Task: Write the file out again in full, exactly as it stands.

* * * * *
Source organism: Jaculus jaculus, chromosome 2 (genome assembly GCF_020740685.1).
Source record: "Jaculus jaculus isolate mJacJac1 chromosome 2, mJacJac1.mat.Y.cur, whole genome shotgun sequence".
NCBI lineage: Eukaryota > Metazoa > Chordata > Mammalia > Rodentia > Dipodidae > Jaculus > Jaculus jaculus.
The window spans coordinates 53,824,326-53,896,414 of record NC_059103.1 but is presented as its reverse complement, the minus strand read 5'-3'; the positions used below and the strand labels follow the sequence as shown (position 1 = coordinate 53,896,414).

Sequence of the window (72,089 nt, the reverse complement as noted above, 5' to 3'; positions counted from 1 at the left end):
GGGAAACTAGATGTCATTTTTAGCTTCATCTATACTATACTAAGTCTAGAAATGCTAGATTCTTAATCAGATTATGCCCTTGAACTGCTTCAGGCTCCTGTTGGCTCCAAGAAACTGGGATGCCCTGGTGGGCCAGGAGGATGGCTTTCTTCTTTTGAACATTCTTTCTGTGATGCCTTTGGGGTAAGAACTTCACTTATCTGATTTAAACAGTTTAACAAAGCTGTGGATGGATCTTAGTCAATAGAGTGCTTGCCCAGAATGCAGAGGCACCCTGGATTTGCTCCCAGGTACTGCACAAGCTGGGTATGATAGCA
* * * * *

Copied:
Source organism: Jaculus jaculus, chromosome 2 (genome assembly GCF_020740685.1).
Source record: "Jaculus jaculus isolate mJacJac1 chromosome 2, mJacJac1.mat.Y.cur, whole genome shotgun sequence".
NCBI lineage: Eukaryota > Metazoa > Chordata > Mammalia > Rodentia > Dipodidae > Jaculus > Jaculus jaculus.
The window spans coordinates 53,824,326-53,896,414 of record NC_059103.1 but is presented as its reverse complement, the minus strand read 5'-3'; the positions used below and the strand labels follow the sequence as shown (position 1 = coordinate 53,896,414).

Sequence of the window (72,089 nt, the reverse complement as noted above, 5' to 3'; positions counted from 1 at the left end):
GGGAAACTAGATGTCATTTTTAGCTTCATCTATACTATACTAAGTCTAGAAATGCTAGATTCTTAATCAGATTATGCCCTTGAACTGCTTCAGGCTCCTGTTGGCTCCAAGAAACTGGGATGCCCTGGTGGGCCAGGAGGATGGCTTTCTTCTTTTGAACATTCTTTCTGTGATGCCTTTGGGGTAAGAACTTCACTTATCTGATTTAAACAGTTTAACAAAGCTGTGGATGGATCTTAGTCAATAGAGTGCTTGCCCAGAATGCAGAGGCACCCTGGATTTGCTCCCAGGTACTGCACAAGCTGGGTATGATAGCA